The government will use data from mandatory personalised $2 Scheme Octopus cards to research new “economic incentives” for elderly, including capping the number of trips or subsidy amount, according to a report into the scheme released yesterday.
“The [personalised Octopus] will enable user-based journey data to be collected to support better research and planning for the $2 Scheme in future,” says the report, saying the data can allow subsidies to be managed in a “more flexible way… e.g. to cap journey numbers or monthly subsidy under the $2 Scheme.”
The report also says personalised cards (p-cards) will also enable the city to exclude elderly visitors from the $2 scheme – although it says it would be “not inappropriate” to allow mainland elderly visitors access to the $2 fares, as “Hong Kong elderly also enjoy fare concession in some Mainland cities.” In 2018, 3.1 million elderly visitors were eligible for the scheme, against 1.43 million residents.
“Wasting public resources”
The government’s “economic incentive” idea addresses issues with elderly using bus services willy-nilly, “without regard to the possible impact on service operations.”
Such behaviour, the government says, leads to “unintended uses”, where elderly may take short rides on long bus routes “because of time and convenience”, increasing competition for seats and slowing buses down.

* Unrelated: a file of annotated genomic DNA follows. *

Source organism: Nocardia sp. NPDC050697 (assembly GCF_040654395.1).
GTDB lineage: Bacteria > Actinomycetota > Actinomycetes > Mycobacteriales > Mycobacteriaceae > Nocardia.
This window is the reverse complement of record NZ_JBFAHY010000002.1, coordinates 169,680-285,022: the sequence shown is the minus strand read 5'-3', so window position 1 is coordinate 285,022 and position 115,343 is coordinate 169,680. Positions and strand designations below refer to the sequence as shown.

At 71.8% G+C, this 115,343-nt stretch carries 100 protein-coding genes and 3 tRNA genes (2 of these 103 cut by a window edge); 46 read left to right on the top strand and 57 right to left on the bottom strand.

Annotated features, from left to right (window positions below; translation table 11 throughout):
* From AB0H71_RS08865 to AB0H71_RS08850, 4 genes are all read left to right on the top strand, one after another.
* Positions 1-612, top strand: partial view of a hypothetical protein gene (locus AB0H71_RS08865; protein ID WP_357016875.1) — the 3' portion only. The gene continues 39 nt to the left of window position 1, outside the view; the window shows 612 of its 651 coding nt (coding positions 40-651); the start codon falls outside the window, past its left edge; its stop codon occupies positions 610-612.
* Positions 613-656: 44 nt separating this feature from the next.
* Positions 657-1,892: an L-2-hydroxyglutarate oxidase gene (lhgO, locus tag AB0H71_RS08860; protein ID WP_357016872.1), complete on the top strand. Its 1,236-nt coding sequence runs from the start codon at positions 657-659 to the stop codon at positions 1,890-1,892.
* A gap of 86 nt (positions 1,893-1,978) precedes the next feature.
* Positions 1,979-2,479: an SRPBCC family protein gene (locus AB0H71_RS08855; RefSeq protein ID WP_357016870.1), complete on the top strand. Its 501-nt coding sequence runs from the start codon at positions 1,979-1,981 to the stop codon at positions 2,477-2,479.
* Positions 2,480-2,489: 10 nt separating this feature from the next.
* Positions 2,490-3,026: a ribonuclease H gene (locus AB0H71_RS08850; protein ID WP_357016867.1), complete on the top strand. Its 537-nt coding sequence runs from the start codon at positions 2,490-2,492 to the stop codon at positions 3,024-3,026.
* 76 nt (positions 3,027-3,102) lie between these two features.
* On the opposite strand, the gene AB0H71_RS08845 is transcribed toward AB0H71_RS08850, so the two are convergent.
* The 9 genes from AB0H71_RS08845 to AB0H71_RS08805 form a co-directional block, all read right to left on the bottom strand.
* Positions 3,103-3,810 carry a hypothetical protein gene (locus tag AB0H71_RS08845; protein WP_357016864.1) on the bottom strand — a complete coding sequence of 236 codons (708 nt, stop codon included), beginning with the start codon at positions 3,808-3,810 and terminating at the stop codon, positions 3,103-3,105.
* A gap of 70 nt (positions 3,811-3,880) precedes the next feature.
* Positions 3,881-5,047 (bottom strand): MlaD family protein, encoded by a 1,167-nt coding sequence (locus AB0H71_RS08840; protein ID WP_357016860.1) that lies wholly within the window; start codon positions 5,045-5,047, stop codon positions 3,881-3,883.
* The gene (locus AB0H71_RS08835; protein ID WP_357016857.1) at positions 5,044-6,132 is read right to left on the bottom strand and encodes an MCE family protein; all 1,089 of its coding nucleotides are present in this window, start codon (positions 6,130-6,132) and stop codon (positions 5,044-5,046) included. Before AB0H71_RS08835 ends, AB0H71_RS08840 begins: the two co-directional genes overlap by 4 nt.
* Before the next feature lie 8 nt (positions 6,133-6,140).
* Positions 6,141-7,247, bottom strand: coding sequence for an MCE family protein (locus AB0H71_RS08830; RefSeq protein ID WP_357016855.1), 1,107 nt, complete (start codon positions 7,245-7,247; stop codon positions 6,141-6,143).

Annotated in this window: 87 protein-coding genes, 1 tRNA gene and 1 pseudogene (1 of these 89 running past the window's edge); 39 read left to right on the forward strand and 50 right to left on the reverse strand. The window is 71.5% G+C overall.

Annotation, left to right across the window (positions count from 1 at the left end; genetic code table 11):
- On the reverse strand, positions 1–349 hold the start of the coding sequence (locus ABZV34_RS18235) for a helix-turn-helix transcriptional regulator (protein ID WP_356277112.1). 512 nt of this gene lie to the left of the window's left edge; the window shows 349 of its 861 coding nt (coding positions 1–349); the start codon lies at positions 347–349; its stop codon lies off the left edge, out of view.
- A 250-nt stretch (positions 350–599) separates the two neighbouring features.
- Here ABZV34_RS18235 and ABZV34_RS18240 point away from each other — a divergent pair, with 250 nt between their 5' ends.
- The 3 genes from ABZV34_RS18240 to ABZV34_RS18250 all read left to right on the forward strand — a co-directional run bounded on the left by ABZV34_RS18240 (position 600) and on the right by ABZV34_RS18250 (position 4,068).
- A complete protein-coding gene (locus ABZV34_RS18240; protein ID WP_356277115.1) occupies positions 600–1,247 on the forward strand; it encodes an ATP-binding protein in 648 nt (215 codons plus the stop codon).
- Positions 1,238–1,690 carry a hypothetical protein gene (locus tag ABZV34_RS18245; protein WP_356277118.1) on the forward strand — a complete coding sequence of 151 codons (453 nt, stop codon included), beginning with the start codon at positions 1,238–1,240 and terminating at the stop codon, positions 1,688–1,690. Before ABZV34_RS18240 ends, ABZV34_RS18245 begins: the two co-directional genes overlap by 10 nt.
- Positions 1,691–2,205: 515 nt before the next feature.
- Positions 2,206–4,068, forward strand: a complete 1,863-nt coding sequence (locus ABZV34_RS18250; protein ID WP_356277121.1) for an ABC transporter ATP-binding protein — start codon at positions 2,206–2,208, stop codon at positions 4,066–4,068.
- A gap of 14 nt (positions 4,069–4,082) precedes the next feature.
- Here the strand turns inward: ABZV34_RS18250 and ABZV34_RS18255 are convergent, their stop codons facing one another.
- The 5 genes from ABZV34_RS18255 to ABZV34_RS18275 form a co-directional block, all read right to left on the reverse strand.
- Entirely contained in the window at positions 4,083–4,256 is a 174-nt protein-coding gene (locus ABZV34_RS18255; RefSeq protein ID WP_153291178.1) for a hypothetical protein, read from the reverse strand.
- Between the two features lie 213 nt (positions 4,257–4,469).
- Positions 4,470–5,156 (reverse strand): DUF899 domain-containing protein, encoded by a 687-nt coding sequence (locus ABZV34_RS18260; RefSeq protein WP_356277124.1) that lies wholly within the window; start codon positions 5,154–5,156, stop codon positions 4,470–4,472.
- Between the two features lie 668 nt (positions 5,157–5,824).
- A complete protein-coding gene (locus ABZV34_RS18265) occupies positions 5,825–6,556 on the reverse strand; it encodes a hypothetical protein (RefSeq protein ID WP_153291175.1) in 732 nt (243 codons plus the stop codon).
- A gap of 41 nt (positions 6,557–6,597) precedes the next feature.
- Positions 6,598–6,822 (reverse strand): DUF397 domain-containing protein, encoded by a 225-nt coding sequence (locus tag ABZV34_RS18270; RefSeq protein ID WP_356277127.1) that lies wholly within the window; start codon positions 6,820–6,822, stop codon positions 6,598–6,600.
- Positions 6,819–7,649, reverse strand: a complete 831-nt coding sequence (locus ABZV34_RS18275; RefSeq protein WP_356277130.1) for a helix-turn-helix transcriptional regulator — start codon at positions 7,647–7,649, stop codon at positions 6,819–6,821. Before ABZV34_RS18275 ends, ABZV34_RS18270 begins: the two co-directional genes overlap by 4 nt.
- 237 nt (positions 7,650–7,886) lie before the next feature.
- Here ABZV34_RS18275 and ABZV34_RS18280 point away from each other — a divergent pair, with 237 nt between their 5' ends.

For example, unsubsidised passengers, travelling from mid-Levels to St John’s Cathedral in Central by franchised bus (and with no time constraints) might wait for the 40M (fare $4.80) rather than taking the Kowloon-bound 103 (fare $9.80). The elderly, on the other hand, paying a fixed $2 for either bus, have no incentive to wait longer for the cheaper bus, which, the government says, is problematic and wastes public resources.
A government survey of passengers on long-route buses found 13% of the elderly on those buses were taking short journeys, compared to 3.2% for other passengers – the report estimates this costs the government some $21-27 million per year. However, given around 20% of total bus passengers are elderly, this means around only 2-3 elderly passengers per full bus are taking up long-route seats for short-route journeys, about the same number of seats taken by those full-fare short-hoppers.
Meanwhile the report attempts to justify the government’s new requirements for p-cards announced yesterday, claiming abuse rates are far higher than official surveys reveal. The report rejects Transport Department surveys that reveal abuse rates of just 0.11% on MTR and 0.04% on green minibuses, claiming the surveys are limited “judging from the many complaints raised by other passengers and the general perception of the problem in the community.”
Using foreign crime figures as a benchmark, and claiming “a close relationship between fare evasion and theft rates”, the report instead estimates an abuse rate of around 2-2.5%, which it says is “not unrealistic”.
Transport Department has been approached for comment on the enhanced abuse figures.